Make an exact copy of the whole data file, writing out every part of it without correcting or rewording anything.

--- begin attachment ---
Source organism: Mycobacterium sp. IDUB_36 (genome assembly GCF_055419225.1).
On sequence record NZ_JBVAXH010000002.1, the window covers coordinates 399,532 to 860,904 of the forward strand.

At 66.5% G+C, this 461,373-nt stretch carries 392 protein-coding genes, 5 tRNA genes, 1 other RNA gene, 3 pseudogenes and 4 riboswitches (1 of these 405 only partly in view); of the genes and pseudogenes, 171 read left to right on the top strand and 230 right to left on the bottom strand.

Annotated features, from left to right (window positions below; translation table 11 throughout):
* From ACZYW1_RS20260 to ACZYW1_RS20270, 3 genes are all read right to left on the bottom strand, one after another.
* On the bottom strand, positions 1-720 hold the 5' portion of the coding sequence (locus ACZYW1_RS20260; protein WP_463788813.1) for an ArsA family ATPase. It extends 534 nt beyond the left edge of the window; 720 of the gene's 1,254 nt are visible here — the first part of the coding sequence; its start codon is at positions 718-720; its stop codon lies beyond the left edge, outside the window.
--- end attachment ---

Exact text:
Source organism: Mycobacterium sp. IDUB_36 (genome assembly GCF_055419225.1).
On sequence record NZ_JBVAXH010000002.1, the window covers coordinates 399,532 to 860,904 of the forward strand.

At 66.5% G+C, this 461,373-nt stretch carries 392 protein-coding genes, 5 tRNA genes, 1 other RNA gene, 3 pseudogenes and 4 riboswitches (1 of these 405 only partly in view); of the genes and pseudogenes, 171 read left to right on the top strand and 230 right to left on the bottom strand.

Annotated features, from left to right (window positions below; translation table 11 throughout):
* From ACZYW1_RS20260 to ACZYW1_RS20270, 3 genes are all read right to left on the bottom strand, one after another.
* On the bottom strand, positions 1-720 hold the 5' portion of the coding sequence (locus ACZYW1_RS20260; protein WP_463788813.1) for an ArsA family ATPase. It extends 534 nt beyond the left edge of the window; 720 of the gene's 1,254 nt are visible here — the first part of the coding sequence; its start codon is at positions 718-720; its stop codon lies beyond the left edge, outside the window.